Background: When considering arthroscopic surgery for treatment of hip pain, it is important to understand the influence of joint degeneration on the likelihood of success. Previous research has shown poorer outcomes among patients with osteoarthritis but new arthroscopic techniques including femoroacetabular impingement correction and microfracture may lead to better arthroscopic outcomes.
Questions/purposes: We investigated the effect of intraarthroscopic articular and rim cartilage degeneration on the outcome after hip arthroscopy using contemporary techniques.
Methods: The modified Harris hip score (MHHS) and nonarthritic hip score (NAHS) were completed preoperatively and 12 months postoperatively by 560 patients undergoing hip arthroscopy after March 2007. Change in these scores was compared between patients with and without acetabular or femoral articular cartilage degeneration and between patients with and without rim cartilage degeneration. Correlation and regression analyses were used to predict the change in outcome scores based on the severity of cartilage degeneration.
Results: Hips without degeneration had greater improvement in the outcome scores. The presence of cartilage degeneration showed negative correlations with change in outcomes. The best model to explain change in MHHS included preoperative score, articular cartilage degeneration grade, and rim lesion grade (adjusted R(2) = 0.24).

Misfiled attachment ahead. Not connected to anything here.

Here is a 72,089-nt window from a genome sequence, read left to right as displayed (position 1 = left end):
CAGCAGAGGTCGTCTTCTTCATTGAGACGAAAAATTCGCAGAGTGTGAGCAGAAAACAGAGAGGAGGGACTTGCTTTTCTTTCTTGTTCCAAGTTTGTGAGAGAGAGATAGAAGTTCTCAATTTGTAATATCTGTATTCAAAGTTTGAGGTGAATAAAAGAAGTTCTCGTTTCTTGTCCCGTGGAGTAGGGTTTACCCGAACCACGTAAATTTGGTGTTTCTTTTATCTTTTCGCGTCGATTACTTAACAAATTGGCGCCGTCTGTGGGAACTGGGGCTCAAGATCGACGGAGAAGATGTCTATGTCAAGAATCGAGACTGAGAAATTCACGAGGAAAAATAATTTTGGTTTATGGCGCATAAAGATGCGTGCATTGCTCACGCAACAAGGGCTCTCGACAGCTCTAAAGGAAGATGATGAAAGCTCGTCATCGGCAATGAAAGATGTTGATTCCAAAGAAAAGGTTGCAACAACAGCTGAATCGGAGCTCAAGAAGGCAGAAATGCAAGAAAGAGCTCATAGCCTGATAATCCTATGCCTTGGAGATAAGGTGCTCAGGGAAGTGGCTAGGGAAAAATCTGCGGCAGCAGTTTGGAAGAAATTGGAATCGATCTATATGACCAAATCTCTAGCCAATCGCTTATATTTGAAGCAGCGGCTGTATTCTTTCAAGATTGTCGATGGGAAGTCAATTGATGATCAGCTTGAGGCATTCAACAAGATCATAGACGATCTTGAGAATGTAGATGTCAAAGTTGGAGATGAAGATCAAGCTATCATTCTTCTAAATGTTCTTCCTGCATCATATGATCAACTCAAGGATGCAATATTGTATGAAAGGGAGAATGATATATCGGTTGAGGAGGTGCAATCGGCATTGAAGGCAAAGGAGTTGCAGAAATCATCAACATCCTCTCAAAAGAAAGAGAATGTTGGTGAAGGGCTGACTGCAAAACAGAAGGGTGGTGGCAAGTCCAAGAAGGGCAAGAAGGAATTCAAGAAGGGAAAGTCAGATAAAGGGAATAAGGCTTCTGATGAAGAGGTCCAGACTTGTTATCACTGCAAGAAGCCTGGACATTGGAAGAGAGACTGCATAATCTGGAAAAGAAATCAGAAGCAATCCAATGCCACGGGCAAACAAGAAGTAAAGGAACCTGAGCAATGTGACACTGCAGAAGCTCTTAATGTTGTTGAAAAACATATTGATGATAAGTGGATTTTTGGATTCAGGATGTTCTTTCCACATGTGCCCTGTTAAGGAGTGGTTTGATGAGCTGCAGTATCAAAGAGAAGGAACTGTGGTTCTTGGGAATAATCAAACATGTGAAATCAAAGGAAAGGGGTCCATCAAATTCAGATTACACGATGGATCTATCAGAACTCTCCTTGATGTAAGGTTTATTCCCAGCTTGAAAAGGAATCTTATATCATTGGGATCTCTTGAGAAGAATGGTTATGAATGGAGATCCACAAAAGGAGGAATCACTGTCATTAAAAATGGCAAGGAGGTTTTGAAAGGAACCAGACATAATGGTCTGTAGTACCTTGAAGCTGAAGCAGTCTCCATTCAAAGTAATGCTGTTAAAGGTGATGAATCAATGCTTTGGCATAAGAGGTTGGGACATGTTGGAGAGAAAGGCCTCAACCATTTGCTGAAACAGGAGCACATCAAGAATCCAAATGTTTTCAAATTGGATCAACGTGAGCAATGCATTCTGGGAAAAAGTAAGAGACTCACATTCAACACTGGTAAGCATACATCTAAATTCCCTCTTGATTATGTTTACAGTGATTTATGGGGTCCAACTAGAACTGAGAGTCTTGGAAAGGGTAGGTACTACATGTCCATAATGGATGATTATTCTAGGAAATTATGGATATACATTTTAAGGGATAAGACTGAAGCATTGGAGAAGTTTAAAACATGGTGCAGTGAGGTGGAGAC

Conclusions: Our data support previous findings regarding the negative influence of cartilage degeneration on improvement after hip arthroscopy. Nevertheless, many patients with cartilage degeneration still improved and the severity of degeneration accounts for little of the resulting variance in change. Future studies must determine the clinical importance of the improvements gained by patients with cartilage degeneration and identify other predictors of outcome.
Level of evidence: Level III, prognostic study. See Instructions for Authors for a complete description of levels of evidence.